It is widely known that the punishment for relatively minor thefts in days gone by could be hanging, but when a St John couple believed that they were the victims of a theft by policemen, they ended up with a particularly severe and barbarous punishment for daring to voice their concerns.
When St John's Honorary Police searched the home of David Brouard and Margaret Tome in 1787, looking for the proceeds of a robbery, a box of theirs containing 48 guineas went missing. Understandably believing that an official complaint would not get them anywhere, the unfortunate couple decided to let as many people as possible in their parish know what had happened.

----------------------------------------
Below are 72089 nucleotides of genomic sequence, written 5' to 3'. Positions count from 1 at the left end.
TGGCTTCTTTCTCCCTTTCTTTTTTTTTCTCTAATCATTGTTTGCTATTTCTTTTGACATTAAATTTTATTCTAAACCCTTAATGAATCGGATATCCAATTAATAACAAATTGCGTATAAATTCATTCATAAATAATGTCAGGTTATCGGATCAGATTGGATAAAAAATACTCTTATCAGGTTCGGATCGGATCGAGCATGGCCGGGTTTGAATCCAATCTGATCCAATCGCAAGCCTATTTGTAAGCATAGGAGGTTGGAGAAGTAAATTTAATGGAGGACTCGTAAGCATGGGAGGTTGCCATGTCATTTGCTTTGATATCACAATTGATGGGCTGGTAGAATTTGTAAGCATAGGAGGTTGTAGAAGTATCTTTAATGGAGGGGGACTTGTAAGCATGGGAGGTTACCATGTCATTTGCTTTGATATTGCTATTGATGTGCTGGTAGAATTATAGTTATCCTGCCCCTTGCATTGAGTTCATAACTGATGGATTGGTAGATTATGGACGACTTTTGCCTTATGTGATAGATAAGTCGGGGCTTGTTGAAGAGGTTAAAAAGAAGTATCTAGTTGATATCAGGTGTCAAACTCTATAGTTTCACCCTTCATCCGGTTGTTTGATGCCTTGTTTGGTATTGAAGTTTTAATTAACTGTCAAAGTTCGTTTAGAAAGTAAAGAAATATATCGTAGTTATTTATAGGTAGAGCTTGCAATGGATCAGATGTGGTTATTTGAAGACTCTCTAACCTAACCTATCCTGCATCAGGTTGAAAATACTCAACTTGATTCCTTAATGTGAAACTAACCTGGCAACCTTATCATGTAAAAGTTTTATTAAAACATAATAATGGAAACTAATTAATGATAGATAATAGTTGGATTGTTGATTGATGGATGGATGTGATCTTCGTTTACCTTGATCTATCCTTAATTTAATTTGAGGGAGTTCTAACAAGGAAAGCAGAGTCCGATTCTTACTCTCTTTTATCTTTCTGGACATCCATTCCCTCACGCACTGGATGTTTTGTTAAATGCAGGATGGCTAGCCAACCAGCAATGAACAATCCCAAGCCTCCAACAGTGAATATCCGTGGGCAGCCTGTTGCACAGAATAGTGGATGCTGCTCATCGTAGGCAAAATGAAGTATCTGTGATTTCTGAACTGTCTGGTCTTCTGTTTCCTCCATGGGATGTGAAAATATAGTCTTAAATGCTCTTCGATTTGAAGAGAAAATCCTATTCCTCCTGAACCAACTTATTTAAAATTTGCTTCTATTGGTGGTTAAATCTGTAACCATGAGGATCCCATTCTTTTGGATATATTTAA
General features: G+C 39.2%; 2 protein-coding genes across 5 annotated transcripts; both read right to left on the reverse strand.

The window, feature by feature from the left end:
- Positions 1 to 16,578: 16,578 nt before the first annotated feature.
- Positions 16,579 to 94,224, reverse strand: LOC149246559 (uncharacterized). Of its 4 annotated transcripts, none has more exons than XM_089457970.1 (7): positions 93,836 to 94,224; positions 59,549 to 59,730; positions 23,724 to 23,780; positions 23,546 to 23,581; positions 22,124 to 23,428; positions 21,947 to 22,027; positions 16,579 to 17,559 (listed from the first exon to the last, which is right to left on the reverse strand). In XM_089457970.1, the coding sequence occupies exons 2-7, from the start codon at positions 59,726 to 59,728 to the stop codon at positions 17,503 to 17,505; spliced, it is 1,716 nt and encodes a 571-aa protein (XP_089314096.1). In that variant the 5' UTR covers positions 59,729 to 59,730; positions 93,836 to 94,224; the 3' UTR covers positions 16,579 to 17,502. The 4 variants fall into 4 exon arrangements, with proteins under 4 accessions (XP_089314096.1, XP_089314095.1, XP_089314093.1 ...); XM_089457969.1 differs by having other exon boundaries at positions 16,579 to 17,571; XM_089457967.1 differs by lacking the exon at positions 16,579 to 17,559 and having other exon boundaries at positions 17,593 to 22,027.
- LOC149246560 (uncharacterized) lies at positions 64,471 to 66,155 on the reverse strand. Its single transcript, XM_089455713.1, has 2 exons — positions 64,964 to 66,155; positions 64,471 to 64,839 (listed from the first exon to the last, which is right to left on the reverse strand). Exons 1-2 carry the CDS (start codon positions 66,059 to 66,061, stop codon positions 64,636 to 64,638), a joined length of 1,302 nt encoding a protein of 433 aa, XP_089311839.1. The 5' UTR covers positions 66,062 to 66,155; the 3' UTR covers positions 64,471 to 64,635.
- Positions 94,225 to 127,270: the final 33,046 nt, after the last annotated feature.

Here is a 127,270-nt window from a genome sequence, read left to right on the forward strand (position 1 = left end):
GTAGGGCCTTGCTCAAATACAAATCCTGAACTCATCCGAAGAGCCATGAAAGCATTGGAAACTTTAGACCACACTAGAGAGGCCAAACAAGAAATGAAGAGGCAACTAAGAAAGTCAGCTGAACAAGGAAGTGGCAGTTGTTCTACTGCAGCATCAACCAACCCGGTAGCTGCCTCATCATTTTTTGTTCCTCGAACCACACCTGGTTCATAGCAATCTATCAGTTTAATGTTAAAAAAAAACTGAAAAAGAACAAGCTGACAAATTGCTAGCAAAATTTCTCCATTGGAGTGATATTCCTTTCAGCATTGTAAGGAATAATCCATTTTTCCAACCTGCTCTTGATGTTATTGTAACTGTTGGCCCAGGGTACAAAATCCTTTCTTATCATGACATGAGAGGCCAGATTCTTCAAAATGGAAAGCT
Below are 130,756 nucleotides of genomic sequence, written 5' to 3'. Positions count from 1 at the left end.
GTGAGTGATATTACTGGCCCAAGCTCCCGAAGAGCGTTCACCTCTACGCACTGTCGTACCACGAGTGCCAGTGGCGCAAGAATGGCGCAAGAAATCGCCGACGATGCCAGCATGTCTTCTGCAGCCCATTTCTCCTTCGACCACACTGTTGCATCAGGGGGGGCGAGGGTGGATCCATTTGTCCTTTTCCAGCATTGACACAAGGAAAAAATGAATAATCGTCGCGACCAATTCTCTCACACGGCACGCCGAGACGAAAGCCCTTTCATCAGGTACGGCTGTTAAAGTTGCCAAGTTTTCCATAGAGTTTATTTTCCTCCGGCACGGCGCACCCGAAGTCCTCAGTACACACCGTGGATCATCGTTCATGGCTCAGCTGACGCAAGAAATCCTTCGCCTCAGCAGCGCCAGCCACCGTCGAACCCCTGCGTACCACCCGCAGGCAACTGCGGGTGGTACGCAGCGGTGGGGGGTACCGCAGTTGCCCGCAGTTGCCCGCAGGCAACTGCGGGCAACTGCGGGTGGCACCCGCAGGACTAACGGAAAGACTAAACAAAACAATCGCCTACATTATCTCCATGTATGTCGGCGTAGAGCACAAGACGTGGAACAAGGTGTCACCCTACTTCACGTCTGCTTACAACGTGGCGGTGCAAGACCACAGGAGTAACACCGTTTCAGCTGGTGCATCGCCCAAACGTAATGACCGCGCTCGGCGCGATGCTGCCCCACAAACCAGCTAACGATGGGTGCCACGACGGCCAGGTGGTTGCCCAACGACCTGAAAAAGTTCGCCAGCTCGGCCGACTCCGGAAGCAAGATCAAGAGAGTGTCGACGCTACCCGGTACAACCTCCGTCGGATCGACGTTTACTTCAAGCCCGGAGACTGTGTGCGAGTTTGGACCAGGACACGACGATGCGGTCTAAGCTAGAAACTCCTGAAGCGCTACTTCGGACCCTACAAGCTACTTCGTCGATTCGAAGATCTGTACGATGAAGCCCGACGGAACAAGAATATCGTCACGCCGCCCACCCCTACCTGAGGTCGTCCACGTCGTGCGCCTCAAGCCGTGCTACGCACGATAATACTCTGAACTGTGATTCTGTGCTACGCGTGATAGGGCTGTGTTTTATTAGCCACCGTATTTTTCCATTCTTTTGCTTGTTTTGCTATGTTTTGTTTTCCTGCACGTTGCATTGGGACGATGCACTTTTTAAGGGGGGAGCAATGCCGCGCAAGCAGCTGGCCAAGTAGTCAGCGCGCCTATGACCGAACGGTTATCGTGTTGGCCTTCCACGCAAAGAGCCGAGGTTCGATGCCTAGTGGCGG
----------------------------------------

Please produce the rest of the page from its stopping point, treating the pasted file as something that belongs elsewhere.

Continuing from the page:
When word reached the Constable of St John he was not amused, and took the couple to Court on 29 June charged with libelling his honorary officers. The couple were sentenced to the extreme punishment of being publicly whipped by the hangman the following saturday from the Courthouse door to the prison at Charing Cross. Following this Brouard was to have his right ear cut off and both of them were to be banished from the Island forever and their goods and property confiscated.